• Speech therapist: A speech therapist can help with oral stimulation while patients are not being fed. This stimulation can prevent feeding aversion and poor coordination when oral feeds are restarted.


Feeding strategies are discussed under Further Inpatient Care.



Further Outpatient Care

Long-term management of growth and nutrition

Patients with short-bowel syndrome are at high risk for failure to thrive. These infants require frequent monitoring of growth parameters during the immediate postoperative period to ensure adequate weight, length, and head circumference gains.

Patients may develop iron, folate, and vitamin B-12 deficiencies due to malabsorption depending on how much bowel is resected.

Outpatient care should be individualized, depending on each patient’s operative and postoperative course.

Development considerations

Children with prolonged hospitalization may experience developmental delays and require aggressive physical, occupational, and speech therapy.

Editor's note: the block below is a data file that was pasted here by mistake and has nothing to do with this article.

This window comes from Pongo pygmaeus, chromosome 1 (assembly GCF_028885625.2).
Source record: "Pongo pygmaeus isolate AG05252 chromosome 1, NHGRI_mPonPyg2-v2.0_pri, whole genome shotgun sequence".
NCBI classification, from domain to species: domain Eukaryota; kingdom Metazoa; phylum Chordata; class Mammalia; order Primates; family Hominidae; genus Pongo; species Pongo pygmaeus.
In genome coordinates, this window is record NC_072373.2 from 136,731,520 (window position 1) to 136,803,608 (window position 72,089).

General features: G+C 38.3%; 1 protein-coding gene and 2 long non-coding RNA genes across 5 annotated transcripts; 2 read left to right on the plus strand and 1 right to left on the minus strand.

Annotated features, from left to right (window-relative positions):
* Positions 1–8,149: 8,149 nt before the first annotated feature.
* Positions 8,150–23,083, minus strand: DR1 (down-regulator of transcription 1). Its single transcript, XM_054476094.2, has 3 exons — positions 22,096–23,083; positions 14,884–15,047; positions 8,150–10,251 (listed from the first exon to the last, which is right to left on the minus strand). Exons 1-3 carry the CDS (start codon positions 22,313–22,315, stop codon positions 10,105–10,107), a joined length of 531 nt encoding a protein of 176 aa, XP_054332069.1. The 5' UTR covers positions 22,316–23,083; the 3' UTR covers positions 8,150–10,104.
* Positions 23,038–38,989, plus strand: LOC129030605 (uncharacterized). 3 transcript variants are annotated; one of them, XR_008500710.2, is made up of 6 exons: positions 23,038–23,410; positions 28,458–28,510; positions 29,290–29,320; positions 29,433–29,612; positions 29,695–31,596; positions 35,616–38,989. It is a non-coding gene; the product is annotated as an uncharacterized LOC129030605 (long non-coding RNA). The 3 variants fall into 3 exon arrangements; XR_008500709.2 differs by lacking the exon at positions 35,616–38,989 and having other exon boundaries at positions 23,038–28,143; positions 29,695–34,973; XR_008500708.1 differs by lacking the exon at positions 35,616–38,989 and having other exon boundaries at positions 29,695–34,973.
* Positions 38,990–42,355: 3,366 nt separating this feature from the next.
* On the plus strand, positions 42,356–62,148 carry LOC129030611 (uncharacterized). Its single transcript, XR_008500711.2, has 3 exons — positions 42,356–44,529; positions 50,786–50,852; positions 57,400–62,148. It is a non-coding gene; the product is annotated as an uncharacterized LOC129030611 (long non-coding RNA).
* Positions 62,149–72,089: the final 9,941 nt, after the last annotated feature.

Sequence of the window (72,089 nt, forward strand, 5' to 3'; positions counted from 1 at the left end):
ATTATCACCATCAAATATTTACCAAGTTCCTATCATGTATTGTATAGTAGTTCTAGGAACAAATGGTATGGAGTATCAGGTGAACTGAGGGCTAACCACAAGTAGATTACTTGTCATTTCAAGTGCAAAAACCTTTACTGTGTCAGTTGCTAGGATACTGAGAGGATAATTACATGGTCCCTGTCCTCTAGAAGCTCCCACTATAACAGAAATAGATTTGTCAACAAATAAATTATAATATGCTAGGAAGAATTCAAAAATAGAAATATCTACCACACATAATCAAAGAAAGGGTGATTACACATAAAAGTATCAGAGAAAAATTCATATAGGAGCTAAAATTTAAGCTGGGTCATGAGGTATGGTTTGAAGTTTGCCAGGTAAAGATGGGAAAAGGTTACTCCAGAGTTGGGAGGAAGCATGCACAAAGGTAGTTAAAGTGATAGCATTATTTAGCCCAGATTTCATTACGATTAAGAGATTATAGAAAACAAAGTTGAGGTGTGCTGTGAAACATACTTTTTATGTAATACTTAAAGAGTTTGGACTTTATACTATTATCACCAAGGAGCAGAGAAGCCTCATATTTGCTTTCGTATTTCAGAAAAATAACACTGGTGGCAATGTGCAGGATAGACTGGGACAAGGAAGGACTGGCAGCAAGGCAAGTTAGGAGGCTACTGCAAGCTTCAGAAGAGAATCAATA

Infants can develop poor truncal control due to prolonged periods in the supine position while hospitalized, additionally they may develop contractures in the extremities, or feeding aversion due to prolonged periods with NG tubes in place and taking nothing by mouth.

Developmental delays should be monitored in both inpatient and outpatient settings and should be intervened upon as early as possible.[51]

Further Inpatient Care

Immediate postoperative care in patients with intestinal malrotation includes the following:

  • Intravascular volume status should be monitored postoperatively. Patients are typically hypovolemic due to operative blood loss, third spacing of fluids in the edematous bowel, and fluid and electrolyte losses from nasogastric tube decompression. Fluid resuscitation should occur with physiologic salt solution and blood products as needed.

  • Broad-spectrum antibiotics should be continued at the discretion of the surgeon.

  • NG tube decompression should be continued until bowel function returns to normal. Patients with midgut volvulus have a longer time to return of bowel function than those without volvulus; additionally, infants also experience a longer time to return of bowel function than do older children.

Nutrition in the postoperative period is as follows:

  • In the immediate postoperative period, the time to return of bowel function depends on the duration of obstruction and extent of bowel compromise.[37]

  • Most patients require total parenteral nutrition until full oral feedings can be reestablished and should have a central venous catheter placed.